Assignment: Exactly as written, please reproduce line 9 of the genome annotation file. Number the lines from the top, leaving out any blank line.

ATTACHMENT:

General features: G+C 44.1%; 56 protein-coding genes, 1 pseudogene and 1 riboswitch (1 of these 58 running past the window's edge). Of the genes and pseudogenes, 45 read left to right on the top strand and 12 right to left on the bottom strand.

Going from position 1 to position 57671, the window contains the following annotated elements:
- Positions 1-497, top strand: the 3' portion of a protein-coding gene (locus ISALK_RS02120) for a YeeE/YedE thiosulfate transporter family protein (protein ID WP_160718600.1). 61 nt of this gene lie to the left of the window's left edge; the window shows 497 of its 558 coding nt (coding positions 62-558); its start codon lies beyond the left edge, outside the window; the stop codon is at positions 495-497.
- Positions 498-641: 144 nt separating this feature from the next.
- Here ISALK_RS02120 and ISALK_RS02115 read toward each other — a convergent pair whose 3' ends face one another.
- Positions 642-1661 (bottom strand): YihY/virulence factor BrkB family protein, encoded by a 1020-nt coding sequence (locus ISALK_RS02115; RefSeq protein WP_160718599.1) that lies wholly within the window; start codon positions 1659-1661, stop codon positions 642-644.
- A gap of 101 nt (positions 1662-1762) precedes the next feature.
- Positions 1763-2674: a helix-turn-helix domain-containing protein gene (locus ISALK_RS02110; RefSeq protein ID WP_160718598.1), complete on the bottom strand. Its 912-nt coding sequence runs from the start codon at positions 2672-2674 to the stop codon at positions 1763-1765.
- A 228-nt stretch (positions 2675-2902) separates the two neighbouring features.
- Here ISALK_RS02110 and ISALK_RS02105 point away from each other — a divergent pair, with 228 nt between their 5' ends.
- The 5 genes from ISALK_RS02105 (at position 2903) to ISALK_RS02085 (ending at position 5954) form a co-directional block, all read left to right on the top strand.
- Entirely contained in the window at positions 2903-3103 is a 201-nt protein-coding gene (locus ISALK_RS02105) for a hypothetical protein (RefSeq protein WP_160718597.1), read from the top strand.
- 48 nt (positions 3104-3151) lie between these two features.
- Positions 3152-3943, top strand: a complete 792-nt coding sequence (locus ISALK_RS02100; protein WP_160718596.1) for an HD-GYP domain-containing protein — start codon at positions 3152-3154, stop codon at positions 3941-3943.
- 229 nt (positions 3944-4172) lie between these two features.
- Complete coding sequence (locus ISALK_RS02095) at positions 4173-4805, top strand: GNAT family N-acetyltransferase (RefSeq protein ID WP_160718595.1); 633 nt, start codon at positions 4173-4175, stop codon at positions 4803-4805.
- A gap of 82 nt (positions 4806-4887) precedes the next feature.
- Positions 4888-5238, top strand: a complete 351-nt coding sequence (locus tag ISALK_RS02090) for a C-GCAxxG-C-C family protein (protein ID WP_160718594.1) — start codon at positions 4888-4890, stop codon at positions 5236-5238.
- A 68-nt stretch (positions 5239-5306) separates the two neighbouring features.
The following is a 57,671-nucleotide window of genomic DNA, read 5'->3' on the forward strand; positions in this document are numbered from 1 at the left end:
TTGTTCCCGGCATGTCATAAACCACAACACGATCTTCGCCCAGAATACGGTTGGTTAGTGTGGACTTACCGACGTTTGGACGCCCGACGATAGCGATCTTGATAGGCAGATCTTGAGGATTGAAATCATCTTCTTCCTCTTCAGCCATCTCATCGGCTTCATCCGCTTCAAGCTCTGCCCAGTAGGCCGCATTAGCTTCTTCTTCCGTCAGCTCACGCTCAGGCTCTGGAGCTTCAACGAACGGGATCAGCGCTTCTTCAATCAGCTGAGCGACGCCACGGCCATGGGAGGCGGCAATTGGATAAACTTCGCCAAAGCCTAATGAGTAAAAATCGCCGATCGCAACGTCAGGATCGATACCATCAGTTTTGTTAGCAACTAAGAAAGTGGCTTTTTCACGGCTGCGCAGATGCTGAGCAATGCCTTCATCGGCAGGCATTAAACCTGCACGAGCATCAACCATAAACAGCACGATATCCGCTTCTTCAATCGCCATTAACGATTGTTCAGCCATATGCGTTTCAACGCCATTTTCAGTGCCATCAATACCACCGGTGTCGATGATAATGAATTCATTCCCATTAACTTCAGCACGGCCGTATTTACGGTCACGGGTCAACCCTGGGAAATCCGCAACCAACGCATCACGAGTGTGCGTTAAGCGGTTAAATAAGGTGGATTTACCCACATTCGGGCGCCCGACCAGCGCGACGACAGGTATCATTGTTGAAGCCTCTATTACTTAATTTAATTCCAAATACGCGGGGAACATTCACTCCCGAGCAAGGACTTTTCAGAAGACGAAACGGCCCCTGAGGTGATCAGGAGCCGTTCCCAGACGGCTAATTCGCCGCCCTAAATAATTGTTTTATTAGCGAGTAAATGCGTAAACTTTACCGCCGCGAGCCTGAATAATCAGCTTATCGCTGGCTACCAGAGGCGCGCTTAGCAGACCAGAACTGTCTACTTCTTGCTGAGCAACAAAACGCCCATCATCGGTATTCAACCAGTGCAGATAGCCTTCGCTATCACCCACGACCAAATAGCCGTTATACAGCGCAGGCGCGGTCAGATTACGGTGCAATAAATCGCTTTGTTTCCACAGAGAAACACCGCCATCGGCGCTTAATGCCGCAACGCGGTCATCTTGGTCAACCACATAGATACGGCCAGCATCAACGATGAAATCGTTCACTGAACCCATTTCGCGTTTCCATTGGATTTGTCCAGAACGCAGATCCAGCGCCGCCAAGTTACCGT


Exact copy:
- A 228-nt stretch (positions 2675-2902) separates the two neighbouring features.